ratite


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ratite

ratite (rătˈīt), common and general term for a variety of flightless birds characterized by a flat, raftlike sternum rather than the keeled sternum, designed to support flight muscles, typical of most birds. Once used more technically, ratite, or Ratitae, is today but a loose covering term for a number of bird orders whose members possess such a breast shape. It is generally recognized, however, that the common morphology shared by these assorted birds is the product of a shared adaptation to ground living rather than of a common evolutionary descent. While ratites were formerly thought to be ancestral to the carinates, or flying birds, they are now believed to be forms that have lost adaptation for flight. Indeed, they resemble permanent overgrown chicks with short, stubby wings and soft rather than stiff-vaned flight feathers. This condition, in which animals reach adult size and maturity while maintaining an infantile appearance, is called neoteny. In their own environment, however, the ratites are by no means inferior to other birds. With their strong, heavy legs and reduced toes, they are powerful runners, and their heavy, solid bones are sturdier than the hollow bones of flying birds. The ratites include the Afro-Asian ostriches (order Struthioniformes) and their South American counterparts the rheas (Rheiformes) as well as a number of orders now or recently native to Australia, New Zealand, and New Guinea—the emus and cassowaries (Casuariiformes); the kiwis (Apterygiformes); the extinct moas (Dinornithiformes); the Madagascan elephant birds (Aepyornithiformes); and several other extinct orders. The small, tropical New World tinamou (order Tinamiformes) has a keeled sternum and can fly, but shares some features with the ratites, such as the possession of a specialized bony palate. The flightless penguins are not ratites, since they have neither bony palate nor flat breastbone. In addition, their wings are powerful swim fins, and their chest muscles and sternum are as developed as those of any flying bird. The orders of ratites are classified in the phylum Chordata, subphylum Vertebrata, class Aves.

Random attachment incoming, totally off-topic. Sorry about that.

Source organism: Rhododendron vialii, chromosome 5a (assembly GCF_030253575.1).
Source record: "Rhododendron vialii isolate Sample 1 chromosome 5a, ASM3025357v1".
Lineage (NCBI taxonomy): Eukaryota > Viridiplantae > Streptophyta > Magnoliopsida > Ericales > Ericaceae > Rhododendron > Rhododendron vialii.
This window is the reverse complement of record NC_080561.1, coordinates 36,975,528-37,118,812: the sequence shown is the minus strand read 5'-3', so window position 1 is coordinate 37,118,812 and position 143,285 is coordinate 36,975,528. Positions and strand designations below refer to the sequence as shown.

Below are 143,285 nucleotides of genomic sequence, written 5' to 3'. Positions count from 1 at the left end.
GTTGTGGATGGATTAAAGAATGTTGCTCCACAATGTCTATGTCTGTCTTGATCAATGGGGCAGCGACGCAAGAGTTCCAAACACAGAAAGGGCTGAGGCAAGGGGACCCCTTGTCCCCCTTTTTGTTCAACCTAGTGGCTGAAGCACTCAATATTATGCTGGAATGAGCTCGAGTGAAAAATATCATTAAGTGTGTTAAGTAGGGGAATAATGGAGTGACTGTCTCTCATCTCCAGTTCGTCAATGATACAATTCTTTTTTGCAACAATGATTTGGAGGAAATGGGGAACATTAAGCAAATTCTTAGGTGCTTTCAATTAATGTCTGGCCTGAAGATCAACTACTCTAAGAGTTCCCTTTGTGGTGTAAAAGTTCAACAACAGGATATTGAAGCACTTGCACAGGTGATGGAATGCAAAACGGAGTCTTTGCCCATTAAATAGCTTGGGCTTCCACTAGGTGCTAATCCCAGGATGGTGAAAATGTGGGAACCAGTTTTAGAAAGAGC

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References in periodicals archive ?
As observed in birds (Banks, 1991; Rupley, 1999; Benez, 2001), ratites (Huchzermeyer, 2000; Blue-McLendon and Green, 2010), carijo hawks (Santos, 2001) and rheas (Fortes et al., 2009), eosinophils found in rheas in the present study may also have bilobular or trilobular nucleus.
As argued above, one of the advantages of ratite eggshell as an archaeological dating material, especially for cave sites, is that it is extremely unlikely to have entered the deposit other than through direct human activity.
Five years ago, ratites (emus, ostrich, rheas) were all selling at high prices.
Ratites (rah-tit) are a group of large flightless birds.
El avestruz pertenece al grupo de los Ratite del que se conocen varios Ordenes: entre ellos el Orden Struthioniformes, al cual pertenece el avestruz que habita en desiertos y sabanas de Africa y la peninsula Arabiga.
Saying that, however, I've certainly seen no evidence of ratite relations occurring yet - though the stags have been displaying and strutting around beautifully for weeks now.
Joe Haid, editor of several magazines about the ratite industry, says emu oil is an "inert ingredient" in sunscreens, shampoos, perfumes, and lotions.
Like other ratite birds including the ostrich, cassowary, rhea and kiwi, this bird can neither fly nor run.
The epididymis and its the development in ratite birds (Ostrich, Emu, Rhea).
The researchers conclude that, while clearly members of the ratite group, moas diverged from other ratites early in their evolution.
The phylogeny and relationships of ratite birds as indicated by DNA-DNA hybridization.